The Unexpected Impacts Of A “Better Technology”
An example of when better isn't better.
As many regulars know, I work for Code for America, a non-profit that works on improving the delivery of government services to the people who need them most and strengthening our social safety net. In a team meeting last week one of our engineers shared a great example of the types of problems that can happen when a company makes a decision to promote a “better” technology.
A number of years ago, Apple made the decision to default their iOS devices to the High-Efficiency Image File Format (HEIF) in 2017. Compared to JPEG it’s a technically superior format. It’s able to compress images more effectively without compromising on image quality. So long as you stay in the iOS/Apple ecosystem .heic great!
However, if you decide to venture outside of that system, then problems start to happen. For example, if you get an email from an iPhone user and you’re not on an Apple device chances are it will be a .heic and you most likely won’t be able to open it without installing new software. For a home user, that can be frustrating. But for a government office, most of which are locked into PC platforms, that can create lots of problems. Here’s a civic tech friend who works in the criminal legal system calling out this problem on Twitter:
Mobile phone photography has revolutionized document submission, making it much easier for people to scan and submit documents–provided that we can actually easily open the images. And that adds a lot of back and forth to people’s days (slowing down the delivery of government services).
This gets us to the problem that my Code for America colleague caught. He noticed that we were experiencing a higher than usual rate of image upload failures for one of our food assistance application tools. After some digging, he realized that in a recent iOS update, Apple tweaked something about the .heic format and that “broke” our code. As a result, we stopped being able to accept documents from iPhone users.
We’re not the first organization that had this issue. For example, this issue caused problems with Advanced Placement tests in 2020. In that case, students had to pay to take the tests again. In our case, people who can’t upload documents risk not getting or losing their food assistance. And while some might say “why don’t they just learn to change their default settings,” the reality is that is creating yet another administrative burden on people who are already under a lot of stress (and may not necessarily even read English particularly well).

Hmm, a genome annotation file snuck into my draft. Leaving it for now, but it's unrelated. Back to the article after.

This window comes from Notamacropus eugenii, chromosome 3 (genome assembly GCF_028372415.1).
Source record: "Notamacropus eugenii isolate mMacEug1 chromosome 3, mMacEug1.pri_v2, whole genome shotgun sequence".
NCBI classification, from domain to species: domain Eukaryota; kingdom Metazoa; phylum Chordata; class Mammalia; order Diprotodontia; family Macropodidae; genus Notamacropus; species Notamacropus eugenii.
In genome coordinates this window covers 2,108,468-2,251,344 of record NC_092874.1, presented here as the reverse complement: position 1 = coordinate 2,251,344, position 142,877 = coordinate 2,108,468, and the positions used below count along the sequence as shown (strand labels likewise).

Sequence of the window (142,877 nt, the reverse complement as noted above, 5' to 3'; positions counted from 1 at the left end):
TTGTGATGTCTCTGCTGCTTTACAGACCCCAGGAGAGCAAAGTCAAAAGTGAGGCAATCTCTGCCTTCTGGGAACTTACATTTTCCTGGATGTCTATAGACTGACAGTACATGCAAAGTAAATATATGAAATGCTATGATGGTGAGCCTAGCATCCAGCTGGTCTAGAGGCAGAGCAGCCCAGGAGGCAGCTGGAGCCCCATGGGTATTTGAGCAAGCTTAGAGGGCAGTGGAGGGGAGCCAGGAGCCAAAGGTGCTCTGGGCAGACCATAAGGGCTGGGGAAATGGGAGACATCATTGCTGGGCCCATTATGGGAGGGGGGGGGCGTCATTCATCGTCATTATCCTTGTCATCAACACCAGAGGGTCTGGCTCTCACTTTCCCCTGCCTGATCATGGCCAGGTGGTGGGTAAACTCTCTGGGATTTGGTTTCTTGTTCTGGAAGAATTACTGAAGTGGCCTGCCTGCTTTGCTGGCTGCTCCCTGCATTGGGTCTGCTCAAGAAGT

The good news is that our code is updated and there was an immediate drop in image upload failures. The not-so-good news is that we got a reminder that we have to proactive watch for these sorts of “little tweaks.” And, unless Apple publicly announces the changes, that really means watching for the traces of a change–the impacts they have in order to identify when something has changed. And, unfortunately, in our field, that means someone not being able to upload a document to help get benefits (and the frustration and insecurity that causes for individuals and their families). More often than not, when things break in government service delivery, people also get broken too.
Social scientists have argued for years that devices have politics (intentionally and unintentionally) embedded in them by their creators. This came up about a year ago in a discussion about the degree to which infrastructure can be racist. This is another example of this concept in action. Apple has prided itself on doing things differently for years. However, as this example shows, doing things differently often has unexpected impacts and sometimes harms the most vulnerable of their customers.
Kudos to your colleague for noticing the error rate. I expect it’s really kudos to another colleague for setting up an alarm that poked someone.
I’m surprised that I never knew about this file format before now. Do I know so few Android and Windows folks? Has my phone been carrying around an old setting? No clue.
Part of the reason you might know is that in certain interactions–say sending a photo via SMS–there’s an automatic conversation to JPEG.
Folks run into problems when it comes time to “attach” images to things. Sometimes Apple will treat a .heic file as an image and automatically convert it. And in other cases, it treats the file and a file and just uploads the “raw” file as-is. It’s the latter where folks run into problems.
We’re a small and mighty team. So I’m pretty sure this was all the result of him doing due dilligence and checking out the error logs.
As a younger engineer, standards would often chafe me. Why can’t we do this better thing?! I would think, and moan.
But standards carry a lot of value, and now I’m really quite impatient with corporations that avoid using them and instead push their own “better” stuff. Apple is one of the worst, but Microsoft isn’t that good, either. (C# I’m looking at you)